Alice gives you a knowing look as Charlie tucks into a second helping of pasta. She’s insisting on the theory that he’s still a little in love with you. You shake your head at her.

‘Given that they stuck me on the course about a week before it started, I’m not sure I was top of their list. No, I’m up against some proper hardcore corporate types. You have to kind of market yourself for the good rotations.’

Alice is puzzled. ‘What do you mean, market yourself?’

‘You know, network, go to meetings you’re not interested in just because the right people are there. Get in touch with people in the offices you want to work with to ‘share best practice’, all of that shite.’

‘Oh god,’ says Simon, looking really serious. ‘You’re lost to us already.’

‘What? No I’m not!’

‘You are, love. You just made speech marks in the air with your fingers.’ He re-enacts it for you, saying ‘best practice’ in a high pitched voice. ‘All we can see of you is your fabulous arse as you climb the corporate ladder and wave good bye.’

‘Fuck off,’ you say. ‘Suffice to say I’ll be sticking around a little longer. I’ve got to start getting people to take me seriously before I can go anywhere.’

‘Good luck with that,’ says Alice, who knows the sickie-chucking side of you too well to take you seriously.

Bored of all this career talk, Simon changes the subject. He boasts about a recent sexual adventure with a daytime TV host, and makes you guess who it was. Not being a big daytime TV watcher you’re non-plussed, but Alice guesses and is impressed. Then the conversation turns to Charlie. He’s been on a second date with some girl he met at Nita and Jay’s engagement party. You smile and add your own contribution to the ‘perfect 3rd date’ debate, all cool about it, like the good friends you have become.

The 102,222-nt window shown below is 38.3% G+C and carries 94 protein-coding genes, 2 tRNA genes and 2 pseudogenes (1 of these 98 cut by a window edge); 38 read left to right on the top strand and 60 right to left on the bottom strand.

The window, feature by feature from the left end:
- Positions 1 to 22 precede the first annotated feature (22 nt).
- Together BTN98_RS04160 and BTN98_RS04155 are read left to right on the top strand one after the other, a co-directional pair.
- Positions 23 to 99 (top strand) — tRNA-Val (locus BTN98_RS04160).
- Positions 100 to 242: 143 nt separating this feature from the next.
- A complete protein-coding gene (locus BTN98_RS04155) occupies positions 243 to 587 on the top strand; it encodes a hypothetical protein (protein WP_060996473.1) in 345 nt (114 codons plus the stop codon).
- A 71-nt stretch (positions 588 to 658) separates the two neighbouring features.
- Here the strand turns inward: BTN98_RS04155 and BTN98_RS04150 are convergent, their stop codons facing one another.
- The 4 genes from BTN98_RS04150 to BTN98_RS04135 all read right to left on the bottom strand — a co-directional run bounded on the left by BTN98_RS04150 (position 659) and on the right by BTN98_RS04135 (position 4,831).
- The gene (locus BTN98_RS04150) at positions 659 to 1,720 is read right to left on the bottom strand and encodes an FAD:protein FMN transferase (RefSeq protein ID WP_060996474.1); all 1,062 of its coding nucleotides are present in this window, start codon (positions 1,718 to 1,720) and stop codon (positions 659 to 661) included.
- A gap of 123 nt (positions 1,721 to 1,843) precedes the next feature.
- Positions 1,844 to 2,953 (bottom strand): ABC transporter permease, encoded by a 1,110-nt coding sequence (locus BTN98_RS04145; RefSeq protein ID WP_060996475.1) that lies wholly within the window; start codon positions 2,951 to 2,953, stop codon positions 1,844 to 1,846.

On the inside, though, you’re smarting a little. Everyone knows the perfect third date ends in the bedroom. Damn it. You didn’t think Charlie would get to that before you did. Have you let your career ruin your love life already?!

You console yourself with the thought of life in San Francisco, where your English accent would be exotic, and you’d have a city full of fresh talent to explore. You set your sights on the rotation there. It’s perfect: no language barrier, it starts in January so you can have Christmas at home, and since it’s really a regional job rather than an international one it should be easier to get than, say, New York or Paris. It’s what you might call a lifestyle job rather than a career one. Probably right up your street.

So you start to do the self-promotion thing. You get in touch with Chip Heyer, who runs the San Francisco office, to let him know you’re going to apply for the post. You suggest that, regardless of your application, you share some learnings from a recent direct mail campaign with his marketing team. It’s a big old slice of bullshit pie and he eats it right up, responding with enthusiasm and setting up a call so you can talk further. So far so good.